Another tough-guy copper

Brian De Palma falls short yet again, cliché by cliché.

Action movie cops always have a bad reputation—be it from excessive fervor (Dirty Harry), "crazy" behavior (Lethal Weapon), or plain old bad attitude (Die Hard and a million others). But in the end they always redeem themselves through their heroism. The problem with this plot staple is that it's usually undermined by actors who want to be liked. The star constantly telegraphs that this supposedly "bad" cop isn't really so bad; heck, deep down he's a soulful, sensitive guy following a higher calling.

Snake Eyes

directed by Brian De Palma

starring Nicolas Cage, Gary Sinise

now playing at Meridian 16, Redmond Town Center

Nicolas Cage, on the other hand, has not one qualm about making his character, Rick Santoro, completely crass. Corrupt cop, callous adulterer, and all-around loudmouthed jerk, the hero of Snake Eyes struts around an Atlantic City boxing arena like a peacock on Viagra.

The movie opens with a long continuous steadicam shot that follows Santoro up and down the stairwells of the arena where the next heavyweight championship match is gearing up. Santoro extorts money out of a pathetic petty crook, drools over a busty blonde, blathers excuses over a cell phone to both his wife and his girlfriend, and generally makes an ass of himself to everyone while on his way to joining straight-arrow best friend Navy Cmdr. Kevin Dunne (Gary Sinise) on the arena floor.

Dunne, who is protecting the secretary of defense, gets drawn away from his post. An instant later, a sniper shoots the secretary in the throat—and the sustained shot finally ends. The rest of the movie follows Santoro's investigation, in particular his pursuit of a mystery woman who is either an accomplice or another potential assassination target. None of this really matters, though, because Snake Eyes isn't about plot—it's about style and verve. The movie constantly slips in and out of different perspectives, from the fragmentary views of the casino's security cameras to the conflicting stories told by the people Santoro interrogates. At one point, the camera abandons a tense pursuit down hotel hallways to glide serenely above a series of hotel rooms, each its own little reality, until finally arriving at the room where the plot resumes.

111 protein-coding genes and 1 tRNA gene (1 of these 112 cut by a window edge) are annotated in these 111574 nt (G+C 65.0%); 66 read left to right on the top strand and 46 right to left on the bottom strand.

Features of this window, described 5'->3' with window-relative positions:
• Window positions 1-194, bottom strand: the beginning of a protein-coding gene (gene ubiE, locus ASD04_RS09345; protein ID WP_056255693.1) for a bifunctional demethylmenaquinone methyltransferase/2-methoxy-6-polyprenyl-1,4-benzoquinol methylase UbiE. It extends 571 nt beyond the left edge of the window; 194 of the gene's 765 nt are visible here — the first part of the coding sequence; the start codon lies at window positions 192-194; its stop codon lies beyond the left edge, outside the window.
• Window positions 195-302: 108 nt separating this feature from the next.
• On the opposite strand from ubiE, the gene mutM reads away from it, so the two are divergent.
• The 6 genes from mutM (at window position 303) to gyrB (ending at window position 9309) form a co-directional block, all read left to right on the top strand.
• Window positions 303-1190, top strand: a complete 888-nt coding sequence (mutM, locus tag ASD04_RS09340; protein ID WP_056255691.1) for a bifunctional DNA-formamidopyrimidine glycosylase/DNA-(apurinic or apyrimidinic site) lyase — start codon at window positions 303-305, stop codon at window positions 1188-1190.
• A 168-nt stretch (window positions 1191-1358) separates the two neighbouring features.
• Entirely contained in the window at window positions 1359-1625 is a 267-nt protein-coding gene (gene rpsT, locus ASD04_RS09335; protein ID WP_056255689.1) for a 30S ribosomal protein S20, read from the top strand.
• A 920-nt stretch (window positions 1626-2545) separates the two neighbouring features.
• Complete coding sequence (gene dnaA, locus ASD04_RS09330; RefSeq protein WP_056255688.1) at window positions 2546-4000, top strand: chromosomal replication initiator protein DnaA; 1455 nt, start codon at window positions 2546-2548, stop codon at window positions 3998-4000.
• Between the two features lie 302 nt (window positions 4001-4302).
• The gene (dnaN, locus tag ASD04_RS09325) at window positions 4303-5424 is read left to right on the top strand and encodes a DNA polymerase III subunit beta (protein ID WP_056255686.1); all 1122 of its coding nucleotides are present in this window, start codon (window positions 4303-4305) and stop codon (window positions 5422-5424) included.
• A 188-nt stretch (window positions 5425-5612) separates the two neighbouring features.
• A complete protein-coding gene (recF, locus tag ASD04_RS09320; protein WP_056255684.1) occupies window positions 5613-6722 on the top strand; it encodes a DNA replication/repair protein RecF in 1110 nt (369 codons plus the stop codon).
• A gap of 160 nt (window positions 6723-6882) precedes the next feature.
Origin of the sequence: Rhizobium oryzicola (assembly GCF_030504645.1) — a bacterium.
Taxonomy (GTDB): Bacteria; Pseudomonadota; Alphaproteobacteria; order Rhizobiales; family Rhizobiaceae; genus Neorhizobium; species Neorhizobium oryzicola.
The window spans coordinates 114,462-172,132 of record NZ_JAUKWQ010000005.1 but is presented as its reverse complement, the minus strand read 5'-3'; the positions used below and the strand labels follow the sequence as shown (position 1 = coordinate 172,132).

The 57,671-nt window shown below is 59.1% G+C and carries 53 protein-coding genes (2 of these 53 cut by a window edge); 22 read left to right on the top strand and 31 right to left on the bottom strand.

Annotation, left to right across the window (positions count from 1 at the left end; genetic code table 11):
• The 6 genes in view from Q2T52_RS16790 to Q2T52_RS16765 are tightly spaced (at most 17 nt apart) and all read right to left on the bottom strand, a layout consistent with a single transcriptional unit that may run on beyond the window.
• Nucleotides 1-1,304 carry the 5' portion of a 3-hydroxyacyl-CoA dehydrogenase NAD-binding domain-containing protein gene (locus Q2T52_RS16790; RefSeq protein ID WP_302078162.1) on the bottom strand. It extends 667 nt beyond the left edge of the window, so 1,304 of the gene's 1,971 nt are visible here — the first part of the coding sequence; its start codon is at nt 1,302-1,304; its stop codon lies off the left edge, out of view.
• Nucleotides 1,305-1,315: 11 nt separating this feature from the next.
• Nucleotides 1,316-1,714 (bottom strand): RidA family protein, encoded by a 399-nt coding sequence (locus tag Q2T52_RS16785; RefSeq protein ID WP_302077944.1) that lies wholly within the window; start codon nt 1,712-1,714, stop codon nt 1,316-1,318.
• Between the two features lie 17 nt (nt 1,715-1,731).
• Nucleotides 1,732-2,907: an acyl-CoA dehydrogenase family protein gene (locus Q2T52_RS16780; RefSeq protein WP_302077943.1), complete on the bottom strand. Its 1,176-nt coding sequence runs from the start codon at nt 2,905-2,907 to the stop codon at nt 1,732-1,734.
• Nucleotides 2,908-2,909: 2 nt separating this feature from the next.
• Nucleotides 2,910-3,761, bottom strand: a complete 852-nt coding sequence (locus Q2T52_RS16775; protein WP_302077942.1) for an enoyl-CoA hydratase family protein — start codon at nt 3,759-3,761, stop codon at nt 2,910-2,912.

These slick maneuvers are the stock-in-trade of director Brian De Palma, who's always at his best when his "personal concerns" take a back seat. While his hired-gun genre flicks (Carrie or The Untouchables) brim over with directorial invention, more personal movies (Body Double or Raising Cain) tend to founder in spiteful obsession. Body Double, for example, features a sadistic killer who murders women with an enormous power drill. De Palma claims he's not a misogynist, but images like that are hard to interpret otherwise.

Sometimes his nastier impulses creep into his mercenary flicks. One scene in Mission: Impossible! features Emmanuelle Beart huddled in a corner, wrapped in a blanket like a little girl. Tom Cruise stands over her, his crotch level with her face; Beart desperately kisses his hand. Admittedly, the plot of Mission: Impossible! was incomprehensible to begin with, but this scene had no relationship to anything but De Palma's own desires. De Palma still gets his kicks in Snake Eyes. There's plenty of cleavage on display, and the heavy use of surveillance cameras carries more than a hint of voyeurism. But overall, the movie steers clear of anything too lurid.

Instead, De Palma wisely focuses on Cage and Sinise. Sinise's tightly coiled acting nicely counterbalances Cage's manic energy. Sinise strides through the casino in full uniform, as relentless as the T-1000 in Terminator 2. The rest of the cast—Carla Gugino as the mystery woman, John Heard as a duplicitous developer, Stan Shaw as the boxing champion—do their part, but the movie is ultimately a two-person show. Cage and Sinise keep it sharp and crackling.

Yet Snake Eyes doesn't quite fulfill its promise. The dialogue is pretty cheesy, and the ending craves one final bravissimo flourish that De Palma fails to deliver (he introduces a giant metal ball, then doesn't use it). Most significantly, in the end, that hackneyed redemption formula resurfaces—and fails us once again. Cage is so entertaining as a creep that no one wants him to turn noble. De Palma tries to rescue matters by having Santoro brutally beaten when he decides to turn good, as if to underscore that virtue isn't as much fun as craven sinfulness. After that, Santoro staggers around in a bleary, swollen haze, and the movie similarly loses steam. If only Cage could have remained cocky and arrogant to the end, prancing in his bright yellow Hawaiian shirt, taking advantage of the helpless, and sneering at anyone who thinks he should care.

 
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